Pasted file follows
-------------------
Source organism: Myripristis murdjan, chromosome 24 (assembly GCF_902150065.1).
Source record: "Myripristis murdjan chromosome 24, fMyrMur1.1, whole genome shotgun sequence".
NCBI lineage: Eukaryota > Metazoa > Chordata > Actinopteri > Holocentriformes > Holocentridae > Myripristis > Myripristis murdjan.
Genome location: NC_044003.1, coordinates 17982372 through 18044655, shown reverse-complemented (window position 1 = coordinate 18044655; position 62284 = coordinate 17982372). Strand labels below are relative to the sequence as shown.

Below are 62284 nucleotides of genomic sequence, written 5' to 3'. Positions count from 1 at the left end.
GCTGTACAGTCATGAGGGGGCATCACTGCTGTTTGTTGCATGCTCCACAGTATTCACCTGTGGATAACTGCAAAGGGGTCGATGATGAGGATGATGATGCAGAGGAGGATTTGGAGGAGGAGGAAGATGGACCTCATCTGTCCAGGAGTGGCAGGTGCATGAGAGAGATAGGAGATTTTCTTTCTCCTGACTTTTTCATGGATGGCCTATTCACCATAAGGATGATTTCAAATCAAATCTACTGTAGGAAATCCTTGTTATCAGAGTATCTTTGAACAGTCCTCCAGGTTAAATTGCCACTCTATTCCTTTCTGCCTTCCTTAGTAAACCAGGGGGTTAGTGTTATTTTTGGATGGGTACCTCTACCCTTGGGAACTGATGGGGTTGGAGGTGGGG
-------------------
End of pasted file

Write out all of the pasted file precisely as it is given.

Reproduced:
Source organism: Myripristis murdjan, chromosome 24 (assembly GCF_902150065.1).
Source record: "Myripristis murdjan chromosome 24, fMyrMur1.1, whole genome shotgun sequence".
NCBI lineage: Eukaryota > Metazoa > Chordata > Actinopteri > Holocentriformes > Holocentridae > Myripristis > Myripristis murdjan.
Genome location: NC_044003.1, coordinates 17982372 through 18044655, shown reverse-complemented (window position 1 = coordinate 18044655; position 62284 = coordinate 17982372). Strand labels below are relative to the sequence as shown.

Below are 62284 nucleotides of genomic sequence, written 5' to 3'. Positions count from 1 at the left end.
GCTGTACAGTCATGAGGGGGCATCACTGCTGTTTGTTGCATGCTCCACAGTATTCACCTGTGGATAACTGCAAAGGGGTCGATGATGAGGATGATGATGCAGAGGAGGATTTGGAGGAGGAGGAAGATGGACCTCATCTGTCCAGGAGTGGCAGGTGCATGAGAGAGATAGGAGATTTTCTTTCTCCTGACTTTTTCATGGATGGCCTATTCACCATAAGGATGATTTCAAATCAAATCTACTGTAGGAAATCCTTGTTATCAGAGTATCTTTGAACAGTCCTCCAGGTTAAATTGCCACTCTATTCCTTTCTGCCTTCCTTAGTAAACCAGGGGGTTAGTGTTATTTTTGGATGGGTACCTCTACCCTTGGGAACTGATGGGGTTGGAGGTGGGG